Pine

On Jul 14, 2016 15:03, "Stuart A. Yeates" <[hidden email]> wrote:
A game built on a travel-photograph-upload loop would be a great way to build our depth of imagery. 

cheers
stuart

--
...let us be heard from red core to black sky

On Fri, Jul 15, 2016 at 9:52 AM, Toby Negrin <[hidden email]> wrote:
Hi Pine -- did you have any specific ideas? I spent some time in the gaming industry and am familiar with Ingress, the game that Pokeman Go is based on, as well as the theories behind mechanics/compulsion loops that mobile games use.

I'll share one general thought -- the research-edit-publish loop is a great mechanism -- it's quick and easy and very gratifying, especially combined with a google search.

However, we've generally found that the notion that we use gaming mechanics to encourage people to read or edit wikipedia does not have broad support in our communities.

-Toby



On Thu, Jul 14, 2016 at 2:26 PM, Pine W <[hidden email]> wrote:

Hi WMF Mobile and Research,

I'm wondering if we (mostly meaning "you" but perhaps with external collaborators) have considered how the Wikipedia mobile apps, Wikipedia mobile web, the Wikidata game, and/or the Commons app could borrow some design ideas or features from Pokémon Go to make Wikimedia offerings more appealing, particularly to younger audiences. This would apply to content consumption and contribution, as well as community aspects of Wikimedia experiences, particularly on mobile platforms.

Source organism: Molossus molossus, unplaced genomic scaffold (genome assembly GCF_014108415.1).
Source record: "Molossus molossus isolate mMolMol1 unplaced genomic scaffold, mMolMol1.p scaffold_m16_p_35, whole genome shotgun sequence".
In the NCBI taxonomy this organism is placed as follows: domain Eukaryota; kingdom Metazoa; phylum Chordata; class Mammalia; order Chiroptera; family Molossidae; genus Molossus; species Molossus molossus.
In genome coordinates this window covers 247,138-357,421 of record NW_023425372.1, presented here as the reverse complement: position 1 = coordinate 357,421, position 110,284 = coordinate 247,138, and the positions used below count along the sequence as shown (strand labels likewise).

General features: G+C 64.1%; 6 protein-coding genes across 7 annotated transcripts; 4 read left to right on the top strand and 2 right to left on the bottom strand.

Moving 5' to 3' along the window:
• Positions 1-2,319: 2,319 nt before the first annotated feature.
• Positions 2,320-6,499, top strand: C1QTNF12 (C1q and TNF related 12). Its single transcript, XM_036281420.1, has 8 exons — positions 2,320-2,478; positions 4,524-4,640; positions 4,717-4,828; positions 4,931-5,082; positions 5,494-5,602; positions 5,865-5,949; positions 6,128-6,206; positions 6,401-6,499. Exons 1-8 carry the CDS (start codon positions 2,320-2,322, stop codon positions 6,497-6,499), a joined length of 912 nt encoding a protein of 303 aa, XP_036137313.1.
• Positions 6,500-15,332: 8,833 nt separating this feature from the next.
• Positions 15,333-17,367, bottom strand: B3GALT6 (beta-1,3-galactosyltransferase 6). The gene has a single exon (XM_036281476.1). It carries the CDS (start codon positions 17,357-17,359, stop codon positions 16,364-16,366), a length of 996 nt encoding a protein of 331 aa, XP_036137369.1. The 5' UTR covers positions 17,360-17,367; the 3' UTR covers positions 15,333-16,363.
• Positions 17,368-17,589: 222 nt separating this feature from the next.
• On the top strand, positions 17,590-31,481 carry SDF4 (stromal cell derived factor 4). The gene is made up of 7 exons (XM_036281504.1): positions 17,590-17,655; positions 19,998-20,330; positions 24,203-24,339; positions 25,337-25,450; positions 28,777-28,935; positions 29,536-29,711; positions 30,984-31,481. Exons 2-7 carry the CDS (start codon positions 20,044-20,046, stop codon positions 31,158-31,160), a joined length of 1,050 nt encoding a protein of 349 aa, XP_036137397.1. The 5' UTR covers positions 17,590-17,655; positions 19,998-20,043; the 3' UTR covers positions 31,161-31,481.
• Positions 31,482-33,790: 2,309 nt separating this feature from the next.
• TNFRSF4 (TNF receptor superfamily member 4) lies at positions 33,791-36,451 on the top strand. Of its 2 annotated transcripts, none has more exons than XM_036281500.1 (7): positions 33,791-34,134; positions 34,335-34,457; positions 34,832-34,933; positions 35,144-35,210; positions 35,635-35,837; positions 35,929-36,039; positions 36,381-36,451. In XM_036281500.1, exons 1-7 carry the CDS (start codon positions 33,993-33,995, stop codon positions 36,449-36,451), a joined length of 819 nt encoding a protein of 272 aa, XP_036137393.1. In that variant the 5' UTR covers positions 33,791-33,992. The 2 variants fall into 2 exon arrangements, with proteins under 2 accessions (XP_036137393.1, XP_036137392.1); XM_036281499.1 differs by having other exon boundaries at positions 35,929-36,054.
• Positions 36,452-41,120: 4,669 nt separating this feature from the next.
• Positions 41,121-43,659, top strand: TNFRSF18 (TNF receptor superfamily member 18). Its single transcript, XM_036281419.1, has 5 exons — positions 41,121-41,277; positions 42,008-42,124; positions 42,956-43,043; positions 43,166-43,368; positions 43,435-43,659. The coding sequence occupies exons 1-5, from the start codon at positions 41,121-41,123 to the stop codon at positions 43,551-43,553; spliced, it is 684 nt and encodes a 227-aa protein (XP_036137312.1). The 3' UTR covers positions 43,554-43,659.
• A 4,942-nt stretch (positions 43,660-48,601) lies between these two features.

Thanks,

Pine


_______________________________________________
Mobile-l mailing list
[hidden email]
https://lists.wikimedia.org/mailman/listinfo/mobile-l



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Re: [WikimediaMobile] Mobile Wikipedia, Commons, Wikidata, and Pokémon

Jan Dittrich
In reply to this post by Pine W
In regards to smartphones in general: I suppose editing Wikipedia as a general activity is unlikely to be great no matter how good our apps are. Screen and Keyboard don't lend themselves for editing (longer) prose.